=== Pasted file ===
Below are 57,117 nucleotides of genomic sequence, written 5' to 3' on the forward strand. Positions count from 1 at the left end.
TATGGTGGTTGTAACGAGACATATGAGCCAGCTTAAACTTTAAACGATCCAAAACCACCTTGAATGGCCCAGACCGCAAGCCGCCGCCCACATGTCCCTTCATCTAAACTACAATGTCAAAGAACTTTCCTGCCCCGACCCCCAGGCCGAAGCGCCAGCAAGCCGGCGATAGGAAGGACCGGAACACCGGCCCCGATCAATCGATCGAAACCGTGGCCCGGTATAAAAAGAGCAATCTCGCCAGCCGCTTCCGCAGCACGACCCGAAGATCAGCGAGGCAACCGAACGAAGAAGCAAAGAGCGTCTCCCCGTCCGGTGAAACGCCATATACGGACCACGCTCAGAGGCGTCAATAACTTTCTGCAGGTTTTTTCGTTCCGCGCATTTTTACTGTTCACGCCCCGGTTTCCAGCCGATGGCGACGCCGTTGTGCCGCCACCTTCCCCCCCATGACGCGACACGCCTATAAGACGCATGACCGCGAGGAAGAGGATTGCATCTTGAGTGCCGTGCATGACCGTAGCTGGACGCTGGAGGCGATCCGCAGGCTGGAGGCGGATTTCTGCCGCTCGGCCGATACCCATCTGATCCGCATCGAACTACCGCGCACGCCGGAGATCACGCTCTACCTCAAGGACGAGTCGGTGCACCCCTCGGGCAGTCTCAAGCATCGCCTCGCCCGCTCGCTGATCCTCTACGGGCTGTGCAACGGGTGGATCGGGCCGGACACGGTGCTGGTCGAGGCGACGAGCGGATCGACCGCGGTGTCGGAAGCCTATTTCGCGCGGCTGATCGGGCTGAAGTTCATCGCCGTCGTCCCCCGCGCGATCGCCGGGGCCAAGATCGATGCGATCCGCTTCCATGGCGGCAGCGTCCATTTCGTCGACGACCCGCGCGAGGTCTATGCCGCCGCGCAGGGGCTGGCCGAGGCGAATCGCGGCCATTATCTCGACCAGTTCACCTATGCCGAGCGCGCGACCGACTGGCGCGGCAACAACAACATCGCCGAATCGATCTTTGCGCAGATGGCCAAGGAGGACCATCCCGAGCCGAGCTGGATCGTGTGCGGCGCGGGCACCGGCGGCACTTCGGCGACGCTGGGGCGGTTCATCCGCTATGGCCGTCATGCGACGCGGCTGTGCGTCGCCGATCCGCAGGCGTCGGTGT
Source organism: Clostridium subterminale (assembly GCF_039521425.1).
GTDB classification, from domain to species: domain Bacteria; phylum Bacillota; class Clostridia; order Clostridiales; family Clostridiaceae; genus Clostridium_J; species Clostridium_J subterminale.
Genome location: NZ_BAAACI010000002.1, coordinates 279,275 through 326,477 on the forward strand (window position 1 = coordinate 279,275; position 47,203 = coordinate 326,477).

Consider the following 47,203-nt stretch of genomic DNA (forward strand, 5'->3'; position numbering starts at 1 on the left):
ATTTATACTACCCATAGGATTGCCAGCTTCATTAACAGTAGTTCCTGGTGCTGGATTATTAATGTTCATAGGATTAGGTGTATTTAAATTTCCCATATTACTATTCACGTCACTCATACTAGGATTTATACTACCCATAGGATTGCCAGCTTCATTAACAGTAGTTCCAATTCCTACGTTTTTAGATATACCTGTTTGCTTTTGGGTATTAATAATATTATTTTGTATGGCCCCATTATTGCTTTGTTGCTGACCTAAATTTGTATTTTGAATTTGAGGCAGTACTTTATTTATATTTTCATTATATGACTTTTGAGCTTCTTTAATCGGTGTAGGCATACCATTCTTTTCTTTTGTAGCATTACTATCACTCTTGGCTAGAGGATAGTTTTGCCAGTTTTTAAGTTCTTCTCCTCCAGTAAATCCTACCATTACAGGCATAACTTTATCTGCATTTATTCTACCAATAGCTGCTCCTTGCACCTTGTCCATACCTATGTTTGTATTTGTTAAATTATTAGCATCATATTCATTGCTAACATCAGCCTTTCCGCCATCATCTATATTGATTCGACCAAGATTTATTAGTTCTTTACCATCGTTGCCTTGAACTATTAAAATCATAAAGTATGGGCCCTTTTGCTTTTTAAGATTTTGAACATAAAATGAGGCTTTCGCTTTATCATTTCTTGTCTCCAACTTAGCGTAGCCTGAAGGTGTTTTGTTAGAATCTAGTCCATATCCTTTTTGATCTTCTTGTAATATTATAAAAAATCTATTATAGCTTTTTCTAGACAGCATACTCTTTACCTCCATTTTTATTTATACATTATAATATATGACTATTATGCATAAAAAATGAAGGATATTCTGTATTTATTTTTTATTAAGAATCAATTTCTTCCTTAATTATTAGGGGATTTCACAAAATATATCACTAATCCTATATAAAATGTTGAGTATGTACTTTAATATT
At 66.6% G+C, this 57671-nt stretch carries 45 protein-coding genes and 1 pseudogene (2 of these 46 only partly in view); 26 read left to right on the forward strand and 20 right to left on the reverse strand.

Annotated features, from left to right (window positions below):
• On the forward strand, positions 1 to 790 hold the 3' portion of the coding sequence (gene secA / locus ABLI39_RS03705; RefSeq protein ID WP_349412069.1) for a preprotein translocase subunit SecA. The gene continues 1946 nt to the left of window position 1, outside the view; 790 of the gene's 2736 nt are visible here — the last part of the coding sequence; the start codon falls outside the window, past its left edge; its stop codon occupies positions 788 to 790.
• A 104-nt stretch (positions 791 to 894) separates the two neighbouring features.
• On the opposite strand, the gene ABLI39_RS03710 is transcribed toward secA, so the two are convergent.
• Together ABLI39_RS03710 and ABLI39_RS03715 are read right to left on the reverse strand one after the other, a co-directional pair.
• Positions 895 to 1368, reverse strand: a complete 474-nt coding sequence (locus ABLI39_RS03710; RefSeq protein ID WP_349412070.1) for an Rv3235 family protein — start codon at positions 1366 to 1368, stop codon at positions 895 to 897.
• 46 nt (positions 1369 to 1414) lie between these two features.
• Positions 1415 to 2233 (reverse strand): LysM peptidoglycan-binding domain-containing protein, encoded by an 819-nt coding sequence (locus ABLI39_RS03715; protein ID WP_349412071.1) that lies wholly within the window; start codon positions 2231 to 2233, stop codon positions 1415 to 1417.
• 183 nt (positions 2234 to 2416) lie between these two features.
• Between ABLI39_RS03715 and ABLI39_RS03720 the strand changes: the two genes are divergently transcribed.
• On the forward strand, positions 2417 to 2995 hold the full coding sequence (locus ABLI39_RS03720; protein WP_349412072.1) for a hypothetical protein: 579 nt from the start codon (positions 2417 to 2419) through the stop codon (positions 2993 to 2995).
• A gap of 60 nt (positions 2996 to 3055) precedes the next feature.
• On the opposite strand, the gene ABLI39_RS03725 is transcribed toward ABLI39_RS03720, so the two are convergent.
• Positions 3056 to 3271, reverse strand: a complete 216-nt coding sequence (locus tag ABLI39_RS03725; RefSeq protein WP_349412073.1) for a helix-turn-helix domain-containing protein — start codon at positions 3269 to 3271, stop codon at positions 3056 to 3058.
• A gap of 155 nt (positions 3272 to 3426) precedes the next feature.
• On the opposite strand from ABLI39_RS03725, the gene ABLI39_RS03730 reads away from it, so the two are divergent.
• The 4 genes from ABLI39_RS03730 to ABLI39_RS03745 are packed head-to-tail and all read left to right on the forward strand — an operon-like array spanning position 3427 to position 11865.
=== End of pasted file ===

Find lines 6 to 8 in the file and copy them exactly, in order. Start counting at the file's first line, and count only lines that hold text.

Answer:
Consider the following 47,203-nt stretch of genomic DNA (forward strand, 5'->3'; position numbering starts at 1 on the left):
ATTTATACTACCCATAGGATTGCCAGCTTCATTAACAGTAGTTCCTGGTGCTGGATTATTAATGTTCATAGGATTAGGTGTATTTAAATTTCCCATATTACTATTCACGTCACTCATACTAGGATTTATACTACCCATAGGATTGCCAGCTTCATTAACAGTAGTTCCAATTCCTACGTTTTTAGATATACCTGTTTGCTTTTGGGTATTAATAATATTATTTTGTATGGCCCCATTATTGCTTTGTTGCTGACCTAAATTTGTATTTTGAATTTGAGGCAGTACTTTATTTATATTTTCATTATATGACTTTTGAGCTTCTTTAATCGGTGTAGGCATACCATTCTTTTCTTTTGTAGCATTACTATCACTCTTGGCTAGAGGATAGTTTTGCCAGTTTTTAAGTTCTTCTCCTCCAGTAAATCCTACCATTACAGGCATAACTTTATCTGCATTTATTCTACCAATAGCTGCTCCTTGCACCTTGTCCATACCTATGTTTGTATTTGTTAAATTATTAGCATCATATTCATTGCTAACATCAGCCTTTCCGCCATCATCTATATTGATTCGACCAAGATTTATTAGTTCTTTACCATCGTTGCCTTGAACTATTAAAATCATAAAGTATGGGCCCTTTTGCTTTTTAAGATTTTGAACATAAAATGAGGCTTTCGCTTTATCATTTCTTGTCTCCAACTTAGCGTAGCCTGAAGGTGTTTTGTTAGAATCTAGTCCATATCCTTTTTGATCTTCTTGTAATATTATAAAAAATCTATTATAGCTTTTTCTAGACAGCATACTCTTTACCTCCATTTTTATTTATACATTATAATATATGACTATTATGCATAAAAAATGAAGGATATTCTGTATTTATTTTTTATTAAGAATCAATTTCTTCCTTAATTATTAGGGGATTTCACAAAATATATCACTAATCCTATATAAAATGTTGAGTATGTACTTTAATATT
At 66.6% G+C, this 57671-nt stretch carries 45 protein-coding genes and 1 pseudogene (2 of these 46 only partly in view); 26 read left to right on the forward strand and 20 right to left on the reverse strand.